by Stamish Malcuss
Norwegian guitarist Christer Fredriksen’s new album Vit finds him creating a continued unique sound is his next-in-line of an ever-growing discography. This time his new offering Vit explores soundscapes in a single take, utilizing a loop pedal and three guitar amps (along with guest performers on two tracks). It’s his most spontaneous record to date, with only a tad of jazz in the mixture – well to be honest it’s about a tad of many genres in the mixture.
Loops are being used often in the jazz genre today, but what is refreshing about Fredriksen’s approach is his loops typically are not presented in a repetitive way. An example is the opener “Preludium” loops are used to create a spacious, reverberant quality, which Fredriksen then plays over melodically.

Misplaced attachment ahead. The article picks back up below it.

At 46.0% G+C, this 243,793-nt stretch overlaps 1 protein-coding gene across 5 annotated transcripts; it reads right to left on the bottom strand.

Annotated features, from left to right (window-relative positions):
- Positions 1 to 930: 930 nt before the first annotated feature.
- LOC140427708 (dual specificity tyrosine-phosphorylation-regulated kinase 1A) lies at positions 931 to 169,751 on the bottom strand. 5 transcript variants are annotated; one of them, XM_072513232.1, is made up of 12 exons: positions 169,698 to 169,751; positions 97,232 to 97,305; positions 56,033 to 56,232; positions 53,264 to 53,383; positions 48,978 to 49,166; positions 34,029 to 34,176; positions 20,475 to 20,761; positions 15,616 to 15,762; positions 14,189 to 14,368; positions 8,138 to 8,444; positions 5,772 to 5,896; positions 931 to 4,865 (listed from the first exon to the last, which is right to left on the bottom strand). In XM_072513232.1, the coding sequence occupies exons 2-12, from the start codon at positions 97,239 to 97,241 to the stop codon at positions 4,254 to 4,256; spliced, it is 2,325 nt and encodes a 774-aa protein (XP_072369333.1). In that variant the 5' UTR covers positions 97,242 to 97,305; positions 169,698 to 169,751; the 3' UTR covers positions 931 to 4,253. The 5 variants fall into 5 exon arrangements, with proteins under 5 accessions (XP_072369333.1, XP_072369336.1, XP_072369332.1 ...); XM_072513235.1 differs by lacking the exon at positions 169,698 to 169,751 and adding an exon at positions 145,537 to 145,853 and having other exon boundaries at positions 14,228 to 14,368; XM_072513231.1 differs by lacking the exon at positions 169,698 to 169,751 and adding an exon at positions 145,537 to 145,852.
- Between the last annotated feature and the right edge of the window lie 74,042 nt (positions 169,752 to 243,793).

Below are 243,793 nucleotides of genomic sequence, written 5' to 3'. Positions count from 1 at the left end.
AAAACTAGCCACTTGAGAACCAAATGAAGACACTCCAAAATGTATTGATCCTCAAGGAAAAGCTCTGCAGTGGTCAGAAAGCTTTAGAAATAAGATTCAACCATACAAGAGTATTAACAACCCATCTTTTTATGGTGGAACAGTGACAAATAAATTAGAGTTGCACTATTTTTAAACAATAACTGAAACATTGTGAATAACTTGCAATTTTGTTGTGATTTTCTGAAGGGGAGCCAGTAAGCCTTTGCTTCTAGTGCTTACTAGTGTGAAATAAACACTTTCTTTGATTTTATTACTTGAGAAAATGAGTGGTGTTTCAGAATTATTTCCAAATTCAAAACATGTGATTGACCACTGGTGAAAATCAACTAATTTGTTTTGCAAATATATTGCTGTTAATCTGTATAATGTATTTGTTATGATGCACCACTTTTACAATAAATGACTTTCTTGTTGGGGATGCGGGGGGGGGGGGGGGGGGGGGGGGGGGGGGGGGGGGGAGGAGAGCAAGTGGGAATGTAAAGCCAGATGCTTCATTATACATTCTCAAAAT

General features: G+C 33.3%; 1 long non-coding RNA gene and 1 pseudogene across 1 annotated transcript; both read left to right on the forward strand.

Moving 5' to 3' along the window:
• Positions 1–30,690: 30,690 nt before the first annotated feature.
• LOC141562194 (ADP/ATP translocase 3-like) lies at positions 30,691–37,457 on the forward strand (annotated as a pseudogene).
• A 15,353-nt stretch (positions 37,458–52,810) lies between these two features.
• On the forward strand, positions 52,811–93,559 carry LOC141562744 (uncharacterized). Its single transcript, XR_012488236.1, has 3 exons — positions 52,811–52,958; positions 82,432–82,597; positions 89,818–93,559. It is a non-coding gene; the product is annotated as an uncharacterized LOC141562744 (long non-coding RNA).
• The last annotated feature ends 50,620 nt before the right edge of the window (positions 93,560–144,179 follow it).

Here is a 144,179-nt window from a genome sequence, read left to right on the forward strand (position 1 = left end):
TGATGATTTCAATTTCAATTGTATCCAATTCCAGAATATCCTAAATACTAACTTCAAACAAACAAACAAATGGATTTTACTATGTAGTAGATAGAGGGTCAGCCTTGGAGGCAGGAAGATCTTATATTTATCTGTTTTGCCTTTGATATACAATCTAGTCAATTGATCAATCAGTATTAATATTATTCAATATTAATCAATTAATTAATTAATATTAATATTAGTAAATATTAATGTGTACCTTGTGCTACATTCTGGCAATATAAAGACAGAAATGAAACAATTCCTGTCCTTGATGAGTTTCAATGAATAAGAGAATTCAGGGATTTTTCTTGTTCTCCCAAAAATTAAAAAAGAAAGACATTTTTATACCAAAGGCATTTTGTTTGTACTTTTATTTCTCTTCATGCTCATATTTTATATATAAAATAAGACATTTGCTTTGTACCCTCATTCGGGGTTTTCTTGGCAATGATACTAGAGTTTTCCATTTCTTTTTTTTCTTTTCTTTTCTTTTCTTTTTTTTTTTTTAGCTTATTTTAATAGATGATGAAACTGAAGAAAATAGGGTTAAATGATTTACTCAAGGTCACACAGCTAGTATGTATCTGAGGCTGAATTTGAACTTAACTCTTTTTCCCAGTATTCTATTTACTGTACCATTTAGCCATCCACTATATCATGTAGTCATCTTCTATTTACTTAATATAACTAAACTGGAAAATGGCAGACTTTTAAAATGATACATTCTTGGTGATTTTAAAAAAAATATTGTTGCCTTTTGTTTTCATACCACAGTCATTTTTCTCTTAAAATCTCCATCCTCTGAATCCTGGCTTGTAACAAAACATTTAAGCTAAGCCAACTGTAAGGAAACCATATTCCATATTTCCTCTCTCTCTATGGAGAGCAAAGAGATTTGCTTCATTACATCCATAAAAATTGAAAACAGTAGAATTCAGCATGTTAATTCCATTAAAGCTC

“The Day I Lived” broods a spiraling overdriven guitar melody suggestive of another great Norwegian guitar pioneer, ECM stalwart Terje Rypdal. The ringing guitar sound of “Five Drops of Love” leads into “Go With the Grain,” the heaviest track in the set. This is where guests artists percussionist Jan Erik Pettersen, as well as keyboards by Kenneth Silden (who also contributes to “Flow”) add to the overall density of the sound with great result. “Flow” offers a folksy lyricism almost an ala Pat Metheny vibe, while “I Did Nothing” is a more avant garde wall of clamor, with short repeating backwards loops and boisterous guitar noises a plenty. “Raindancer” harkens another guitar great Bill Frisell and Dave King, a more Americana sound is at hand.
Vit may mark Fredriksen’s debut as a crack loop improviser, though not a new idea – in the hands of Frederiksen, it certainly bears its own originality.